Emory History Department Newsletter-May 2007

Bowden Hall, Emory University Recollections at Emory
Mack Holt (Ph.D. 1982)

When I arrived on the Emory campus for the beginning of the Fall quarter 1978 – yes, this was still the era of the quarter system and Wonderful Wednesdays – I could have no idea of how much Emory was going to change during my time as a graduate student.  I was one of thirteen newly admitted Ph.D. students, allegedly the largest doctoral class that the History Department had ever admitted at the time, and all of us soon got caught up in the whirlwind.  The first major Woodruff gift of $105 million was announced shortly after our arrival, and the university and the History Department would never be the same.  My memories of this time, however, are dominated by more mundane things:  racing to complete a seemingly endless succession of seminar papers, walking and carrying groceries from Kroger in the Village back to the house I shared with two other students in the neighborhood opposite the Law School, or saving up for the occasional splurge at Everybody’s or Jagger’s.  The university community and the department were much smaller then, and at least from the perspective of a graduate student, things seemed much more personal and friendly.  I treasured the many dinner invitations from faculty that I and other students received, and some of my fondest Emory memories were shared around their dining tables.  Oh sure, it was great to get a real meal prepared by someone who actually knew how to cook, but those evenings were more about being accepted and taken seriously by our faculty mentors.  The hospitality we received from Blair and Russell Major, Claydean and Rondo Cameron, and George Cuttino and his smelly dogs showed us how much they cared about us.  And though we didn’t know it at the time, they were also teaching us how to become future mentors.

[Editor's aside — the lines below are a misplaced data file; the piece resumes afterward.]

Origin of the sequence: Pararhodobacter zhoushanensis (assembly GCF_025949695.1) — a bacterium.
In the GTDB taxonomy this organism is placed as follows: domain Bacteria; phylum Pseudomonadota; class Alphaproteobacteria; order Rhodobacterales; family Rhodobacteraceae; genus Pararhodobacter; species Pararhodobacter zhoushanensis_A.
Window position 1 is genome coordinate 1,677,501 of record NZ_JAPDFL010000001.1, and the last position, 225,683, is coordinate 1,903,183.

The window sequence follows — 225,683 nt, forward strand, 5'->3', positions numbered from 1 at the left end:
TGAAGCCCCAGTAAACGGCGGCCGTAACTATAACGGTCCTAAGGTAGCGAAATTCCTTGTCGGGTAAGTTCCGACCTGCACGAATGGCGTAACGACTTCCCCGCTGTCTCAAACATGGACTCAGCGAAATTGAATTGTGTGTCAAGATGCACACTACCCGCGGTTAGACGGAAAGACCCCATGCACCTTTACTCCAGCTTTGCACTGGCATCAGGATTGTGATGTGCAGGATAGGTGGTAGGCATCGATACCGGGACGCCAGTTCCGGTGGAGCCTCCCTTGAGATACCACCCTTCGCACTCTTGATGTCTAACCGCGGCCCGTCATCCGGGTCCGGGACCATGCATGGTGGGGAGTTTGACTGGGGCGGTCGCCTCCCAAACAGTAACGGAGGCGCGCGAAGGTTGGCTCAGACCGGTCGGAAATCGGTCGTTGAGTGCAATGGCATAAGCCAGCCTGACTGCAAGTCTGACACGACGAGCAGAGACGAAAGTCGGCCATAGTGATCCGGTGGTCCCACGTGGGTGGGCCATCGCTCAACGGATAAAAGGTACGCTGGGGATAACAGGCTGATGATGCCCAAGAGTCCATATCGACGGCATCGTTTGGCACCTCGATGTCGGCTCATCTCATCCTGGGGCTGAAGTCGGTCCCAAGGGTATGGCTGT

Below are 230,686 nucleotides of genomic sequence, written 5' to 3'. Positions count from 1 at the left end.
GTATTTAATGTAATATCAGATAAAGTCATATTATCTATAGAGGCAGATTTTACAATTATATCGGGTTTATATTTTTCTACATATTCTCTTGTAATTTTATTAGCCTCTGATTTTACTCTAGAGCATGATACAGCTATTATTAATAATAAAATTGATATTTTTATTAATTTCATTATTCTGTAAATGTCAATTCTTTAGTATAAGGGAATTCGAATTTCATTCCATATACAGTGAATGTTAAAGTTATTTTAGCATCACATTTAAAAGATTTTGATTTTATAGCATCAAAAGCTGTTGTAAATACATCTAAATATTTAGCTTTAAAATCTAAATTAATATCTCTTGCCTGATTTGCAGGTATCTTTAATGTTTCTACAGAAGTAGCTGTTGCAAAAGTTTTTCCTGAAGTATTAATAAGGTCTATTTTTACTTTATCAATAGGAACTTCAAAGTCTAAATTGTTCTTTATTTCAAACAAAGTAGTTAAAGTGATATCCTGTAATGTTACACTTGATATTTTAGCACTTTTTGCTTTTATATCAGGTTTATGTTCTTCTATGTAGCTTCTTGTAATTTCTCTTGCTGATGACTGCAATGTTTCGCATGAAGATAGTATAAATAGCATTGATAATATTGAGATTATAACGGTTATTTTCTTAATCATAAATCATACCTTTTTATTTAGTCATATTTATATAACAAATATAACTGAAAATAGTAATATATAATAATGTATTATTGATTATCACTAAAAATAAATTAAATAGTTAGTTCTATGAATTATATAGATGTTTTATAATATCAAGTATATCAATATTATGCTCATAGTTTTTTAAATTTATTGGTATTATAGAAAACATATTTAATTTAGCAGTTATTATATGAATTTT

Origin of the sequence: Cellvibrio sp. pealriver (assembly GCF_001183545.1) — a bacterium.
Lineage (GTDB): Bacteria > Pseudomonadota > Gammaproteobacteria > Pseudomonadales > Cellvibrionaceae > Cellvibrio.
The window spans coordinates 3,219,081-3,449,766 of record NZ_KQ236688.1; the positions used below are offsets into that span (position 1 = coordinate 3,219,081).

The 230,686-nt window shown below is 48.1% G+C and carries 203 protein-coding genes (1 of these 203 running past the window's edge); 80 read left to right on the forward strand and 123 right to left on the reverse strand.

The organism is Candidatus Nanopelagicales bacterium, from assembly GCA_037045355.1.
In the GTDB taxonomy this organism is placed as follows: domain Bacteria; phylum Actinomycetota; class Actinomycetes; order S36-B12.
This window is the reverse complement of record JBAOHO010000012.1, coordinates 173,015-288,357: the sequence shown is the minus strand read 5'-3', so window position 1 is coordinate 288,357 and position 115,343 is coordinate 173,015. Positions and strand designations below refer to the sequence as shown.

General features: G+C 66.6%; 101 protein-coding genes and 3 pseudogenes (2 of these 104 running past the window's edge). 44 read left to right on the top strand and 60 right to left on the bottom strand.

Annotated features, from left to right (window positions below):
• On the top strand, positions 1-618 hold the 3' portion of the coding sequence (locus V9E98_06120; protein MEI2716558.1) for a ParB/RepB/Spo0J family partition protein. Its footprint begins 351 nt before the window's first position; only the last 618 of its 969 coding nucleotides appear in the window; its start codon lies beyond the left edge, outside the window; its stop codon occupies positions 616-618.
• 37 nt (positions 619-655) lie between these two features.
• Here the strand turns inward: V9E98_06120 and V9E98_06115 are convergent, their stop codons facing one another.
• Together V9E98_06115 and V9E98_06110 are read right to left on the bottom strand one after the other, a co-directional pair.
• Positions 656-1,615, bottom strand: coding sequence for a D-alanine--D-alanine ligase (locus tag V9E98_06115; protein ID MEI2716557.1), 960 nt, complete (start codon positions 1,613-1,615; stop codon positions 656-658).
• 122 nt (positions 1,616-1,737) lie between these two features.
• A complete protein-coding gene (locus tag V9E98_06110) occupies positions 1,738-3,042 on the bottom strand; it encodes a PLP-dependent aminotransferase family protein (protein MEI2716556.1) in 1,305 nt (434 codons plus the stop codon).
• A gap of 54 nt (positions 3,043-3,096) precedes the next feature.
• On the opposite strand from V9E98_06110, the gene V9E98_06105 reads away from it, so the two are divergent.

I also remember how closely I seemed to bond with my fellow graduate students. Unlike the cut-throat reputations of some graduate History programs, Emory’s fostered a sense of community and an “all for one, one for all” mentality that got many of us through prelims as well as our dissertations.  Indeed, I might never have made it without the support of Donna Bohanan, Pat Bradley, Jeff Hamilton, Ed Shoemaker, George Sims, and Pat Sullivan. Everyone picked each other up when it was needed, and we also made sure no one’s head ever got too big.  Sadly, Pat Bradley is no longer among us, but I want the rest of you to know that, even though I don’t see you nearly as often or as much as I’d like, you all meant a great deal to me during my time at Emory.

But lest I be accused of using this space simply to wallow in self-indulgent nostalgia, many things at Emory are inarguably better now than they were in 1978.  Back then there was no gym, swimming pool, or DUC.  Recent visits also confirm that on-campus food is superior to what I remember being served in the dining hall. And the remodeling of the Quad resulted in the History Building (now called Bowden Hall) at long last acquiring air-conditioning. But it was the people who made Emory what it was in 1978, and that is surely still true in 2006.


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